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art and faith resource compendium...

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please feel free to add to this list:

Books on Art and Faith

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Techne, a lot of these are already listed in the Arts & Faith /store; I'll try to add some that I've missed.

...i had no idea such a thing existed here - forgive me for being redundant (though it's always nice to have a listing of such resources for future reference and research, don'cha think?). i will see which ones aren't on my list and add them. feel free to add any others (and i'm sure there are many other relevant and helpful books)...

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I've seen lists like this before, in fact printed some of them off and have them in a notebook around here somewhere. They are, however, overwhelming. Esp. to more or less non-reader types like me. I wish I could read faster, had the time to really dive into a bunch of the most important ones.

But I don't. I really want to get Christians and Kitsch, about as much as any other book right now.

How many of these have you read?

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Thanks for the list!

It's pretty heavy on 20th century and after. Anyone know any more older texts? You've included John of Damascus and Basil but there must be more.

Also, it's been a while since I read Ways of Seeing but I don't remember it specifically being about faith.

Here are a few more:

Transcendence with the Body in Art: George Segal, Stephen De Staebler, Jasper Johns, and Christo by Doug Adams

-->valuable for its specificity, since most of the books on the list are very general/broad in scope.

Breath for the Bones: Art, Imagination, and Spirit by Luci Shaw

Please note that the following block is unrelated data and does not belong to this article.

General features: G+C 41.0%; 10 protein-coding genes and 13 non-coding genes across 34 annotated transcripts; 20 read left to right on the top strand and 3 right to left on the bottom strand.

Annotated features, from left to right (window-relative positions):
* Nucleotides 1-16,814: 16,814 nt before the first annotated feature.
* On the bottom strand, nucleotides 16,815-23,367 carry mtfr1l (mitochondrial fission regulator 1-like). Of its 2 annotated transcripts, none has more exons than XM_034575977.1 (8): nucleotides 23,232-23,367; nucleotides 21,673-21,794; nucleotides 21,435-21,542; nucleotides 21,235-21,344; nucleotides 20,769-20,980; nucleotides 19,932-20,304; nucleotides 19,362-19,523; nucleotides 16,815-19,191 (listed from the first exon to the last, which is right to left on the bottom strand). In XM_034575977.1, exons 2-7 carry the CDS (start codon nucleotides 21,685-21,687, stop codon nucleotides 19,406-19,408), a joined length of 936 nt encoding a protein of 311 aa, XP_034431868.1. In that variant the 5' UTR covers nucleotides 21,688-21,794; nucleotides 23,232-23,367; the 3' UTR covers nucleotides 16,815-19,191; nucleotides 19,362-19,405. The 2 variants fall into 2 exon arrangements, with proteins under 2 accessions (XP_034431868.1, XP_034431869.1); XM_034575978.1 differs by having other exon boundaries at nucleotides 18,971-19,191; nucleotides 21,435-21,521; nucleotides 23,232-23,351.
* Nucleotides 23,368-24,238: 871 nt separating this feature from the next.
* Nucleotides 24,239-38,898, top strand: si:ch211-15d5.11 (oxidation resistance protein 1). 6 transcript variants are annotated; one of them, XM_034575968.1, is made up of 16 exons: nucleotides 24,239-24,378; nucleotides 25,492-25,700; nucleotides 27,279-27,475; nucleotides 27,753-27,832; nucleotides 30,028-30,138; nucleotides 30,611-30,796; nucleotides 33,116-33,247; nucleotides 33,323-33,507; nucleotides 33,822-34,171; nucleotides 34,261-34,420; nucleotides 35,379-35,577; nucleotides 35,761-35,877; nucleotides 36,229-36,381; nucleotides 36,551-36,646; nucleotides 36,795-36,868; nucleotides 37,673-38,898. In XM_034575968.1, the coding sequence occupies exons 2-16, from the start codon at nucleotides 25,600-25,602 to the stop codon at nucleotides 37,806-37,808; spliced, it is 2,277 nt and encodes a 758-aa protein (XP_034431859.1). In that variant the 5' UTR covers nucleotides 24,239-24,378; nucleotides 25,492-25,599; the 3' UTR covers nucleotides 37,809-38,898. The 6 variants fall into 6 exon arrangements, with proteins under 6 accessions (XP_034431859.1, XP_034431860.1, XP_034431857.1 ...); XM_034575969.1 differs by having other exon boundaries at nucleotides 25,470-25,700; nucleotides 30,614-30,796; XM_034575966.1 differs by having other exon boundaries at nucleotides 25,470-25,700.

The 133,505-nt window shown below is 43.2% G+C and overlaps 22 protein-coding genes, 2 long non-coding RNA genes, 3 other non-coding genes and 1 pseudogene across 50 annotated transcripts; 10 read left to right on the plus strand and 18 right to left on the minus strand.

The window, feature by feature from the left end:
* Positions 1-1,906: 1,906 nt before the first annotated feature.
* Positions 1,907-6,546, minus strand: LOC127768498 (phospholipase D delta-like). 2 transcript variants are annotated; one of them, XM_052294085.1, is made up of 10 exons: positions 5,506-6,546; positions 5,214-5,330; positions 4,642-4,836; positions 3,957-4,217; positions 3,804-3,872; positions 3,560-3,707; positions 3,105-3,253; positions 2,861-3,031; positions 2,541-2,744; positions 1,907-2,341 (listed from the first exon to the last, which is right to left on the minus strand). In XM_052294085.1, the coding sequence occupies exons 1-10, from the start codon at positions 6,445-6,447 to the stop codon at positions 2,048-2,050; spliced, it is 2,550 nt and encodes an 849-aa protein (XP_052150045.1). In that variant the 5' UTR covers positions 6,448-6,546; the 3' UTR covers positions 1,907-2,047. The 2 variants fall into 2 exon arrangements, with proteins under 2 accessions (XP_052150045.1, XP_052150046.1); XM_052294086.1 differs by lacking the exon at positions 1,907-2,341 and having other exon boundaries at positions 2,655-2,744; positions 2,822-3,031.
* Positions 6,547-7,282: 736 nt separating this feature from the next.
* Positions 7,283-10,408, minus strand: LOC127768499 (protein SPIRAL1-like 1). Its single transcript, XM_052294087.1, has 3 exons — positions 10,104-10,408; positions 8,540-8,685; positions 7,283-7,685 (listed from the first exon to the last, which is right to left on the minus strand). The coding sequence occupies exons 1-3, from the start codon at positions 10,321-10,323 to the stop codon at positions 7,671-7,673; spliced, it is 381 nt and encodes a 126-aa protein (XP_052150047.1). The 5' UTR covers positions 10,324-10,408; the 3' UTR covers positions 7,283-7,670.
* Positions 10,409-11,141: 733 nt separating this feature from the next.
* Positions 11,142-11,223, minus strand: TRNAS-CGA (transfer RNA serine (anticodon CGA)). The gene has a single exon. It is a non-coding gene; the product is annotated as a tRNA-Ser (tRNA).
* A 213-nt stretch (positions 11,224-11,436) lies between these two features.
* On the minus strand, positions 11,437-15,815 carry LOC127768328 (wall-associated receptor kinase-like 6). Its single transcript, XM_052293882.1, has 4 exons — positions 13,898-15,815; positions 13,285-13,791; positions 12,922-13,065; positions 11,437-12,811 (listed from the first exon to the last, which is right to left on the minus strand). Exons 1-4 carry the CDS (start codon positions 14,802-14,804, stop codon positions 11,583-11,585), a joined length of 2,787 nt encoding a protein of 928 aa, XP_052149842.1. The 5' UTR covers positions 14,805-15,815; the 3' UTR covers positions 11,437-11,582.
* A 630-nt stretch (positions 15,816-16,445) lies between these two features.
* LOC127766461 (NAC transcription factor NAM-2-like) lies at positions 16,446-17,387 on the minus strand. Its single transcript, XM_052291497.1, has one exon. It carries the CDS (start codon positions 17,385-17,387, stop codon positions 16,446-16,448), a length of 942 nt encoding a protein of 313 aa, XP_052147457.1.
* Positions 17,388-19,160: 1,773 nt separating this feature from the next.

-->brand new

Art and the Beauty of God: A Christian Understanding by Richard Harries

-->don't know anything about it.

Material Religion, a fairly new scholarly journal, is not concerned exclusively with Christian faith, but it fits the bill.

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It's pretty heavy on 20th century and after. Anyone know any more older texts? You've included John of Damascus and Basil but there must be more.

Also, it's been a while since I read Ways of Seeing but I don't remember it specifically being about faith.

that's part of the reason i posted this - to get more books for this list. i know there is an emphasis on the last century. perhaps it's more telling that issues of faith were simply addressed as part of the artist's work in the past (as in my lovely gigantic tome on bosch) without the necessity of addressing it directly or as a separate issue. but i would also like to see other [earlier] writings on the subject. thanks for your additions!

as for ways of seeing - i have, admittedly, included a couple of my personal faves that may not directly address the issue. simply some good additions. i probably should have edited that out.